The annual conference of the American Association of Museums was held in Denver, Colorado, this past week. As a long-time member of its subgroup, ACUMG (Association of College and University Museums and Galleries), I try to attend this conference about every three years. All conference handouts were available from specially designated computers and printers stationed around the convention center. This would have worked fine except that no one seemed to have accessed the handouts ahead of time as was recommended so the lines at the terminals were enormous.
Highlights of the conference sessions I attended are below:
-- IRS Update: 2007-2008 Changes for Gifts and Donations to Museums
Basically our policies and procedures were affirmed by the IRS representatives and appraisal experts who presented but we do need to tweak a few things. Fortunately, we have never accepted "fractional gifts" which pose special headaches and we don't use any of Luther's art for fundraising purposes. As an aside, the Denver Museum of Art has 200 fractional gifts in their collection. They no longer accept gifts of this nature.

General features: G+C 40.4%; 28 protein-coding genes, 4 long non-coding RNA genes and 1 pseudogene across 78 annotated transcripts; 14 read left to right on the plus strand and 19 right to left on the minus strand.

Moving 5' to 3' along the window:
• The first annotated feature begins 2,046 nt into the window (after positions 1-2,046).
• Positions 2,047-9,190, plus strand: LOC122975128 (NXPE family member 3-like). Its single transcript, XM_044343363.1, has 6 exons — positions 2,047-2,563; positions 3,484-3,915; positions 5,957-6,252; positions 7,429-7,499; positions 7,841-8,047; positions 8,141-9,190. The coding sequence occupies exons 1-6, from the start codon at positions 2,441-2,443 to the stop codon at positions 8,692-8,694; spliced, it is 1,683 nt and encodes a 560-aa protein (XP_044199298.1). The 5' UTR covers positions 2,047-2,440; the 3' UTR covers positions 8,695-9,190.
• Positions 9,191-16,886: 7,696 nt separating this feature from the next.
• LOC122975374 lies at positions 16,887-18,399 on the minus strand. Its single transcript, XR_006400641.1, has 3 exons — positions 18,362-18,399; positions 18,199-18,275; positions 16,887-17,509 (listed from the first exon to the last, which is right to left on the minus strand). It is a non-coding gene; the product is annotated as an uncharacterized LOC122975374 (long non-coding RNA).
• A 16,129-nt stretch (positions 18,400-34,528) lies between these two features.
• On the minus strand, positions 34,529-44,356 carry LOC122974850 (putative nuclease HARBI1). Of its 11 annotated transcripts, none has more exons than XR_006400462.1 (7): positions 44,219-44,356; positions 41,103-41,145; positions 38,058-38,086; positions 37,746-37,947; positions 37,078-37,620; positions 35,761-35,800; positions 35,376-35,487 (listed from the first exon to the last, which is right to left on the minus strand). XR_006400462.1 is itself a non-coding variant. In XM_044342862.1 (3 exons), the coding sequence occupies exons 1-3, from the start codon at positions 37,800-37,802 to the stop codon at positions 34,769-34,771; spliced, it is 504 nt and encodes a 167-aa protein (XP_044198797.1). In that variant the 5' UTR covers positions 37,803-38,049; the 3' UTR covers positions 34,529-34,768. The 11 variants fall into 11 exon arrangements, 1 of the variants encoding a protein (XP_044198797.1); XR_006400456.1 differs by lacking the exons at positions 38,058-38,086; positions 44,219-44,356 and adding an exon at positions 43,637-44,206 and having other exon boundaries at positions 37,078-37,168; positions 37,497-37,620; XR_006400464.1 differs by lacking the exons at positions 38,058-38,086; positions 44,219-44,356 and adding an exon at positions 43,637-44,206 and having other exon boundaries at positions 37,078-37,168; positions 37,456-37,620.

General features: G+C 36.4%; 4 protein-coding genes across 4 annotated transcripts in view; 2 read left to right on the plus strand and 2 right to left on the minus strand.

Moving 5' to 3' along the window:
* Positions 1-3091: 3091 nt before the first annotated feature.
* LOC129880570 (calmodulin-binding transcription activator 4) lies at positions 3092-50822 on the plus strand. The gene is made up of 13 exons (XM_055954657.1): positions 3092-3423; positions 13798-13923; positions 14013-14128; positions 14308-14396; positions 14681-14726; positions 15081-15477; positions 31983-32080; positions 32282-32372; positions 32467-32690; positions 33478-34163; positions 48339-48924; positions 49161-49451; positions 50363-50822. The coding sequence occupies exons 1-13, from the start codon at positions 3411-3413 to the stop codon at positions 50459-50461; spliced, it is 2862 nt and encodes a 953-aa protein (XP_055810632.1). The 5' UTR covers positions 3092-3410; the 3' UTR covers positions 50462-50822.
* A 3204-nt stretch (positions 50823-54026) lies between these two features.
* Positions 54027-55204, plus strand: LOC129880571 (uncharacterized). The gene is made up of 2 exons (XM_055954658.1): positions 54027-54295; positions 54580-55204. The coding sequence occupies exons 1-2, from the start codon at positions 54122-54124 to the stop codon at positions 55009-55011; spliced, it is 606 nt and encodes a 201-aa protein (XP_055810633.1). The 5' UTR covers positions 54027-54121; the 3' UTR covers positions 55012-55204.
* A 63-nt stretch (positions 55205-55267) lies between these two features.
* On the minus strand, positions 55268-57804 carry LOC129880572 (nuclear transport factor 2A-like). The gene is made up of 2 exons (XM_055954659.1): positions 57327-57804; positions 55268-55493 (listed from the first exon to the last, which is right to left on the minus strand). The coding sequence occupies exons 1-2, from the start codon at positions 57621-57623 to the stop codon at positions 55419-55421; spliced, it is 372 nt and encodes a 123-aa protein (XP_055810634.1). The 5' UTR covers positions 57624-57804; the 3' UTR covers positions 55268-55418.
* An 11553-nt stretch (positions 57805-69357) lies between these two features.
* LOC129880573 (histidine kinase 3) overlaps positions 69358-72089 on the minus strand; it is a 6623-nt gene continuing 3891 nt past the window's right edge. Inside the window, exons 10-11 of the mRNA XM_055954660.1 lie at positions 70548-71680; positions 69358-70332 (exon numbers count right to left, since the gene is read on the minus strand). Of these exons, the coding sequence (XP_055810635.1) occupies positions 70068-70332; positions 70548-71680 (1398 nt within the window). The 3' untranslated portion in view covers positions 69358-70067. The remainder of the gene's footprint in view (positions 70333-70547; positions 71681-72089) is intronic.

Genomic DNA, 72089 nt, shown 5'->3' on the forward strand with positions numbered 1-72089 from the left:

-- Planning and Operating a Green Museum
The Boston Children's Museum and the Oregon Museum of Science and Industry were profiled in depth with their directors and architects discussing green planning, buildings and programs. Recycling old buildings is the ultimate way to be green, according to these "experts."
-- Museum Education and Web 2.0
Museum directors from several high-end museums including the Metropolitan Museum of Art in New York discussed their Web 2.0 initiatives, using the Epsilen Global Learning System and Elluminate Live. We viewed a teen-curated blog exchange started at the Institute for Contemporary Art in Boston whose mission is focused on teens (anyone 17 and under gets free admission).
Special visits which were adjuncts of the conference:
-- Visited the conference exhibits where I ran into Charlie Langton and found out something special Vesterheim is planning next year. There are more vendors for compact shelving for art but prices still are steep.
-- Visited the Denver Museum of Art where I discovered information on several labels of special interest in their acclaimed Native American collection to update documentation we have on art in the Fine Arts Collection.
-- Visited the Museum of Contemporary Art where the new green building (on track to receive Gold Level LEED certificiation) was much more interesting than the art it contained! It is a museum without a front door which "models democratic accessibility."